15. Cancer cell-secreted IGF2 instigates fibroblasts and bone marrow-derived vascular progenitor cells to promote cancer progression

    PubMed Central

    Xu, Wen Wen; Li, Bin; Guan, Xin Yuan; Chung, Sookja K.; Wang, Yang; Yip, Yim Ling; Law, Simon Y. K.; Chan, Kin Tak; Lee, Nikki P. Y.; Chan, Kwok Wah; Xu, Li Yan; Li, En Min; Tsao, Sai Wah; He, Qing-Yu; Cheung, Annie L. M.

    2017-01-01

    Local interactions between cancer cells and stroma can produce systemic effects on distant organs to govern cancer progression. Here we show that IGF2 secreted by inhibitor of differentiation (Id1)-overexpressing oesophageal cancer cells instigates VEGFR1-positive bone marrow cells in the tumour macroenvironment to form pre-metastatic niches at distant sites by increasing VEGF secretion from cancer-associated fibroblasts. Cancer cells are then attracted to the metastatic site via the CXCL5/CXCR2 axis. Bone marrow cells transplanted from nude mice bearing Id1-overexpressing oesophageal tumours enhance tumour growth and metastasis in recipient mice, whereas systemic administration of VEGFR1 antibody abrogates these effects. Mechanistically, IGF2 regulates VEGF in fibroblasts via miR-29c in a p53-dependent manner. Analysis of patient serum samples showed that concurrent elevation of IGF2 and VEGF levels may serve as a prognostic biomarker for oesophageal cancer. These findings suggest that the Id1/IGF2/VEGF/VEGFR1 cascade plays a critical role in tumour-driven pathophysiological processes underlying cancer progression. PMID:28186102

  16. Intranasal siRNA administration reveals IGF2 deficiency contributes to impaired cognition in Fragile X syndrome mice

    PubMed Central

    Pardo, Marta; Cheng, Yuyan; Velmeshev, Dmitry; Magistri, Marco; Martinez, Ana; Faghihi, Mohammad A.; Jope, Richard S.; Beurel, Eleonore

    2017-01-01

    Molecular mechanisms underlying learning and memory remain imprecisely understood, and restorative interventions are lacking. We report that intranasal administration of siRNAs can be used to identify targets important in cognitive processes and to improve genetically impaired learning and memory. In mice modeling the intellectual deficiency of Fragile X syndrome, intranasally administered siRNA targeting glycogen synthase kinase-3β (GSK3β), histone deacetylase-1 (HDAC1), HDAC2, or HDAC3 diminished cognitive impairments. In WT mice, intranasally administered brain-derived neurotrophic factor (BDNF) siRNA or HDAC4 siRNA impaired learning and memory, which was partially due to reduced insulin-like growth factor-2 (IGF2) levels because the BDNF siRNA– or HDAC4 siRNA–induced cognitive impairments were ameliorated by intranasal IGF2 administration. In Fmr1–/– mice, hippocampal IGF2 was deficient, and learning and memory impairments were ameliorated by IGF2 intranasal administration. Therefore intranasal siRNA administration is an effective means to identify mechanisms regulating cognition and to modulate therapeutic targets. PMID:28352664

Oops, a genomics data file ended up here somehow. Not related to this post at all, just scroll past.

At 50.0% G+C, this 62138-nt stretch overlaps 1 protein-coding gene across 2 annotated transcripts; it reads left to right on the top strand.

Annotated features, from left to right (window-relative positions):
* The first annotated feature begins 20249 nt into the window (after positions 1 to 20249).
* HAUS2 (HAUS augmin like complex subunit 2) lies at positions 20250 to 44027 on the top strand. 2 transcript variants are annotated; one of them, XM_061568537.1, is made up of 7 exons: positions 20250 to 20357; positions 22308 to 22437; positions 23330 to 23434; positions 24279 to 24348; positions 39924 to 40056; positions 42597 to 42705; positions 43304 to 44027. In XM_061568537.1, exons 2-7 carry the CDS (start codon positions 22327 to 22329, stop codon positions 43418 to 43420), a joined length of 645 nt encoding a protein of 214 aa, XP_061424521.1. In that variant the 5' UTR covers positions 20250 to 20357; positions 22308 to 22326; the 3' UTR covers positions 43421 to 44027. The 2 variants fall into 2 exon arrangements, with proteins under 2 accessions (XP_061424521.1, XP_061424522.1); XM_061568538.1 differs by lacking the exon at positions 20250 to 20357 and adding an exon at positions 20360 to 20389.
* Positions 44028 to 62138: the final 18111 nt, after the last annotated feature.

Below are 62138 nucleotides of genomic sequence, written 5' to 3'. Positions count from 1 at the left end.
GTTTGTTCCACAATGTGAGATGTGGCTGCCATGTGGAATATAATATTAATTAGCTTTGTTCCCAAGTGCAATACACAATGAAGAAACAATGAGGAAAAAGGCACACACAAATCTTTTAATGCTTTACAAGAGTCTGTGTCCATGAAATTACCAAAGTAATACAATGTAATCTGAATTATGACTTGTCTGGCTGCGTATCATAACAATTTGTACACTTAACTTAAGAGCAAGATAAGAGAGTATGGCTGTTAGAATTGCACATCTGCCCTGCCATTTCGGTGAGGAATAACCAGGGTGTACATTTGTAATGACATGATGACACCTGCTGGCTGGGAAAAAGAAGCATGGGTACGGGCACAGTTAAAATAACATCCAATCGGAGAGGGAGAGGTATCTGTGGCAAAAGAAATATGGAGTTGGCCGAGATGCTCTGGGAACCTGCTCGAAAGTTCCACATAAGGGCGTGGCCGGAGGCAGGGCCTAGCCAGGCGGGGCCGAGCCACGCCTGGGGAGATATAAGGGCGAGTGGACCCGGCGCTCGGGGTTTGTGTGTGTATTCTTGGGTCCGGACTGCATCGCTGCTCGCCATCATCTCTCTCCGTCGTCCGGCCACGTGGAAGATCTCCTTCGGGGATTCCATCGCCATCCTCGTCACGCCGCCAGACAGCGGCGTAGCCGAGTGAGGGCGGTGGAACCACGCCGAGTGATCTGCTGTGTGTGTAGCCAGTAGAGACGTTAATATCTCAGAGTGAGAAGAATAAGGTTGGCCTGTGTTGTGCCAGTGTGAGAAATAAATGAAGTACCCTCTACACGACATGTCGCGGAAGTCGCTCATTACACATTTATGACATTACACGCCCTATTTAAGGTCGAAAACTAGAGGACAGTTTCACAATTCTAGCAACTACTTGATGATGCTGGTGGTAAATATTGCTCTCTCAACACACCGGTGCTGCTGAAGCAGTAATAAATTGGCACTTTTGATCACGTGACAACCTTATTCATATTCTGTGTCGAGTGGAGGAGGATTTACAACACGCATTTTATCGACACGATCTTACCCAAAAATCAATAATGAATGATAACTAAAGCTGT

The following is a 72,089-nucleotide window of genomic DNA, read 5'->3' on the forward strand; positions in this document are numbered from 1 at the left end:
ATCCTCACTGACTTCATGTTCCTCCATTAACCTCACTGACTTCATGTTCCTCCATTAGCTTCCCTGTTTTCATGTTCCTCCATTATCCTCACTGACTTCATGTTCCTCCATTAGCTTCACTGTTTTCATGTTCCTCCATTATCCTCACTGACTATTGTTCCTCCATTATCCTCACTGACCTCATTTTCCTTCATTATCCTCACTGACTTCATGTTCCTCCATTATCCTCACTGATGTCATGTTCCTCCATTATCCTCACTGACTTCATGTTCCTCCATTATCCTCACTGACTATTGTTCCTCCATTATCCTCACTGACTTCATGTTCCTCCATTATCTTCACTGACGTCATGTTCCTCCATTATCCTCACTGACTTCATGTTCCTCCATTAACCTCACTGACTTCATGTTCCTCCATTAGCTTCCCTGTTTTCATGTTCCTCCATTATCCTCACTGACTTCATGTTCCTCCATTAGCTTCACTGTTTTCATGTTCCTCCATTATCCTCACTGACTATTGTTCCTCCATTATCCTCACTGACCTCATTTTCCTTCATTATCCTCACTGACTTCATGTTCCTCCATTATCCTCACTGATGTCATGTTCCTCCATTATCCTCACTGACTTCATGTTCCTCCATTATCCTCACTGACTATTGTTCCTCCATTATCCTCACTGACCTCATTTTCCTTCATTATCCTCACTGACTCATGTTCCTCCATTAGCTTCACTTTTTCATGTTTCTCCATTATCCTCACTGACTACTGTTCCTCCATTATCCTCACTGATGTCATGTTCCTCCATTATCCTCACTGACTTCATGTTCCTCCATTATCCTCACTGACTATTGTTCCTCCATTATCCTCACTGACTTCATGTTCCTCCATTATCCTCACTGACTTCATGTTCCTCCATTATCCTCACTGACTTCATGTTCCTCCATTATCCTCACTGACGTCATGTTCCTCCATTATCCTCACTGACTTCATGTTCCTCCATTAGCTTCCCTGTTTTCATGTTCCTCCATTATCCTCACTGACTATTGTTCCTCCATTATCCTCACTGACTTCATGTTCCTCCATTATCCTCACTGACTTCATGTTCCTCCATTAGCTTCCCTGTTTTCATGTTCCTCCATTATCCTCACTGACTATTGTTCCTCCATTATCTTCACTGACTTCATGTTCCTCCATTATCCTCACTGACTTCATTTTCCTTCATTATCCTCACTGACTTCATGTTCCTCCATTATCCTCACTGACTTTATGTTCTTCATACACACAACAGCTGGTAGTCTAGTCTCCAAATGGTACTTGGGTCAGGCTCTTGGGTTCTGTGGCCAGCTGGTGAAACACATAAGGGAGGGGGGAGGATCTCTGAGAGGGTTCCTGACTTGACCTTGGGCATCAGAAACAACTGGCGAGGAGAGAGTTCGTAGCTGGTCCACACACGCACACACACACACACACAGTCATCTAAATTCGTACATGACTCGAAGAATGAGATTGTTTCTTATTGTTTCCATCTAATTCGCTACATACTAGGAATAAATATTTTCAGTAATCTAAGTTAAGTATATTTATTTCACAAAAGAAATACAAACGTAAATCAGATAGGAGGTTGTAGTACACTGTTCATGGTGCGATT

17. Genomic imprinting as a probable explanation for variable intrafamilial phenotypic expression of an unusual chromosome 3 abnormality

    SciTech Connect

    Fryburg, J.S.; Shashi, V.; Kelly, T.E.

    1994-09-01

    We present a 4 generation family in which an abnormal chromosome 3 with dup(3)(q25) segregated from great-grandmother to grandmother to son without phenotypic effect. The son`s 2 daughters have dysmorphic features, mild developmental delays and congenital heart disease. Both girls have the abnormal chr. 3 but are the only family members with the abnormality to have phenotypic effects. An unaffected son of the father has normal chromosomes. FISH with whole chromosome paints for chromosomes 1, 2, 6, 7, 8, 14, 18, and 22 excluded these as the origin of the extra material. Chromosome 3-specific paint revealed a uniform pattern, suggesting that the extra material is from chromosome 3. Comparative genomic hybridization and DNA studies are pending. Possible explanations for the discordance in phenotypes between the 4th generation offspring and the first 3 generations include: an undetected rearrangement in the previous generations that is unbalanced in the two affected individuals; the chromosome abnormality may be a benign variant and unrelated to the phenotype; or, most likely, genomic imprinting. Genomic imprinting is suggested by the observation that a phenotypic effect was only seen after the chromosome was inherited from the father. The mothers in the first two generations appear to have passed the abnormal chr. 3 on without effect. This is an opportunity to delineate a region of the human genome affected by paternal imprinting.

  18. Global demethylation in loss of imprinting subtype of Wilms tumor.

    PubMed

    Ludgate, Jackie L; Le Mée, Gwenn; Fukuzawa, Ryuji; Rodger, Euan J; Weeks, Robert J; Reeve, Anthony E; Morison, Ian M